The Landscape Guide

Life of John Claudius Loudon his wife

Early life London Country Residences Ferm ornee Russia Loss of fortune   Hothouses France and Italy Gardeners Magazine Marriage Birmingham Scotland Arboretum Suburban Gardener  Cemeteries Last illness Death Anecdotes Elegy

Early days in London

In 1803 he first arrived in London. The following day he called on Mr. Sowerby, Mead Place, Lambeth, who was the first gentleman he visited in England; and he was exceedingly delighted with the models and mineralogical specimens, which were so admirably arranged as to give him the greatest satisfaction from his innate love of order; and he afterwards devised a plan for his own books amid papers, partly founded on that of Mr. Sowerby, but much more complete.

As he brought a great number of letters of recommendation to different noblemen and gentlemen of landed property, many of them being from Dr. Coventry with whom he was a great favourite, he was soon extensively employed as a landscape gardener; and his journal is filled with accounts of his tours in various parts of England. It is curious, in turning over his memoranda, to find how many improvements suggested themselves to his active mind, which he was unable, from various circumstances, to carry into effect at the time, but which, many years afterwards, were executed either by himself or by other persons, who, however, were unaware that he had previously suggested them. Throughout his life similar occurrences were continually taking place; and nothing was more common than for him to find persons taking the merit to themselves of inventions which he had suggested years before. When this happened, he was frequently urged to assert his prior claim; but he always answered, that he thought the person who made an invention useful to the public had more merit than its original contriver; and that, in fact, so long as the public were benefited by any invention of his, it was perfectly indifferent to him who had the merit of it. There never lived a more liberal and thoroughly public-spirited man than Mr. Loudon. He had not a single particle of selfishness in his disposition, and in all his actions he never took the benefit they would produce to himself into consideration. When writing a book, his object was to obtain the best possible information on the subject he had in hand; and he was never deterred from seeking this by any considerations of trouble or expense.

That these feelings influenced him from the time of his first arrival in England may be traced in every page of his Journal; and that they continued to influence him to the last day of his life was only too evident to every one around him at that mournful period.

When Mr. Loudon first arrived in London, he was very much struck with the gloomy appearance of the gardens in the centre of the public squares, which were then planted almost entirely with evergreens, particularly with Scotch pines, yews, and spruce firs; and, before the close of the year 1803, he published an article in a work called The Literary Journal, which he entitled, "Observations on laying out the Public Squares of London." In this article he blamed freely the taste which then prevailed, and suggested the great improvement that would result from banishing the yews and firs (which always looked gloomy from the effect of the smoke on their leaves), and mingling deciduous trees with the other evergreens. He particularly named the Oriental and Occidental plane trees, the sycamore, and the almond, as ornamental trees that would bear the smoke of the city; and it is curious to observe how exactly his suggestions' have been adopted, as these trees are now to be found in almost every square in London.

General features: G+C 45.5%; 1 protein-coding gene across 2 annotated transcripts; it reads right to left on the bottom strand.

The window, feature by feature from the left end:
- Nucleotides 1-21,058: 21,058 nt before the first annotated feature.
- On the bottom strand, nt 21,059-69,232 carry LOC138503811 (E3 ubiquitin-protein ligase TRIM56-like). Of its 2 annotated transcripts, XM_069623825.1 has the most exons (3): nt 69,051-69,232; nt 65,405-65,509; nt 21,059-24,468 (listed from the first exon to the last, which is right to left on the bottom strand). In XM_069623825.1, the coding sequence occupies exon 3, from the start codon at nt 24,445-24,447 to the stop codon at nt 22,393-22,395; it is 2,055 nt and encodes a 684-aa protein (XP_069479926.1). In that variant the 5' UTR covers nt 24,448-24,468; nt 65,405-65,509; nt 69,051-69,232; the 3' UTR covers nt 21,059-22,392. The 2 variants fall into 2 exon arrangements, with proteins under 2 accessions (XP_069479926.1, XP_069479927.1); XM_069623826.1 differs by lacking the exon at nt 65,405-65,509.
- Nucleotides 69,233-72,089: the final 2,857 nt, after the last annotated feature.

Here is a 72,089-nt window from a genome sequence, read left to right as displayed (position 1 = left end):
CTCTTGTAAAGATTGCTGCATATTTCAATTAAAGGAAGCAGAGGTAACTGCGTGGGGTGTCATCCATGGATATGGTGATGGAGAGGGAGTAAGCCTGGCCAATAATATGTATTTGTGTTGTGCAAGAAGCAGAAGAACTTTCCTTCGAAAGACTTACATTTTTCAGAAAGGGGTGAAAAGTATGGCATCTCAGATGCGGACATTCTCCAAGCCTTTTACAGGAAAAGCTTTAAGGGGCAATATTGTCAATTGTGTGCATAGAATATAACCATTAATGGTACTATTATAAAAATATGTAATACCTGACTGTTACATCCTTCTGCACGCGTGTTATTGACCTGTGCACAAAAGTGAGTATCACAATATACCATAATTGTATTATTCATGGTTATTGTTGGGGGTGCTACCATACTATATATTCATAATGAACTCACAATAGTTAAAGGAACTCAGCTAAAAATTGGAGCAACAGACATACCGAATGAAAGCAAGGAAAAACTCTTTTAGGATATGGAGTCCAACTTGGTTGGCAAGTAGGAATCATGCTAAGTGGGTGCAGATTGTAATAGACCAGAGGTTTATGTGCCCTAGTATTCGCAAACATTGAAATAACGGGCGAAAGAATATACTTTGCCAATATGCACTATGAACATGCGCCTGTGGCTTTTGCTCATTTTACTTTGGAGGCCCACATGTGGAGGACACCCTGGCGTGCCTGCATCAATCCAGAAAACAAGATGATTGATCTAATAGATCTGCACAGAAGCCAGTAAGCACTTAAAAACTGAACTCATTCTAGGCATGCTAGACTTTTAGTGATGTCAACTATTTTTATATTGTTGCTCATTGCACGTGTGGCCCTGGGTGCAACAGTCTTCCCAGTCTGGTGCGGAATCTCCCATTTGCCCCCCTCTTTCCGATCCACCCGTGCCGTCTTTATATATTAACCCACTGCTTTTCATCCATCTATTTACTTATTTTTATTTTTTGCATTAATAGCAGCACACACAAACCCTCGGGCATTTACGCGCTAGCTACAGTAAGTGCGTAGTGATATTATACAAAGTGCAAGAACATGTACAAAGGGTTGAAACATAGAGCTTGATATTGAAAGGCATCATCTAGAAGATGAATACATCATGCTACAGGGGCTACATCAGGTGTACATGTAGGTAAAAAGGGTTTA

About this time he appears to have become a member of the Linnaean Society, probably through the interest of Sir Joseph Banks, to whom he had brought a letter of introduction, and who, till his death in 1820, continued his warm friend. At the house of Sir Joseph Banks Mr. London met most of the eminent scientific men of that day, and the effect produced by their conversation on his active mind may be traced in his Journal. Among many other interesting memoranda of new ideas that struck him about this period, is one as to the expediency of trying the effects of charcoal on vegetation, from having observed the beautiful verdure of the grass on a spot where charcoal had been burnt. he appears, however, to have thought no more at that time on the subject, or to have forgotten it, as, when he afterwards wrote on charcoal, he made no allusion to this fact.

In 1804, having been employed by the Earl of Mansfield to make some plans for altering the Palace Gardens at Scone in Perthshire, he returned to Scotland and remained there several months, laying out grounds for many noblemen and gentlemen. While thus engaged, and while giving directions for planting and managing woods, and on the best mode of draining and otherwise improving estates, several ideas struck him, which he afterwards embodied in a book published in Edinburgh by Constable and Co., and by Longman, Hurst, Rees, and Orme, in London. This, then, was the first work of Mr. Loudon's presented to the public through the Messrs. Longman, with whom he continued to transact business of the same nature for nearly forty years. The book alluded to was entitled Observations on the Formation and Management of Useful and Ornamental Plantations; on the Theory, and Practice of Landscape gardening, and on gaining and embanking Land from Rivers or the Sea. As this was his first separate work, and as it is now comparatively little known, it may be interesting to copy a few sentences from the Introduction; which will show how strongly his mind was, even in his youth, imbued with the subject of his profession, though he was then apparently disposed to treat it in a different style from what he did in after years.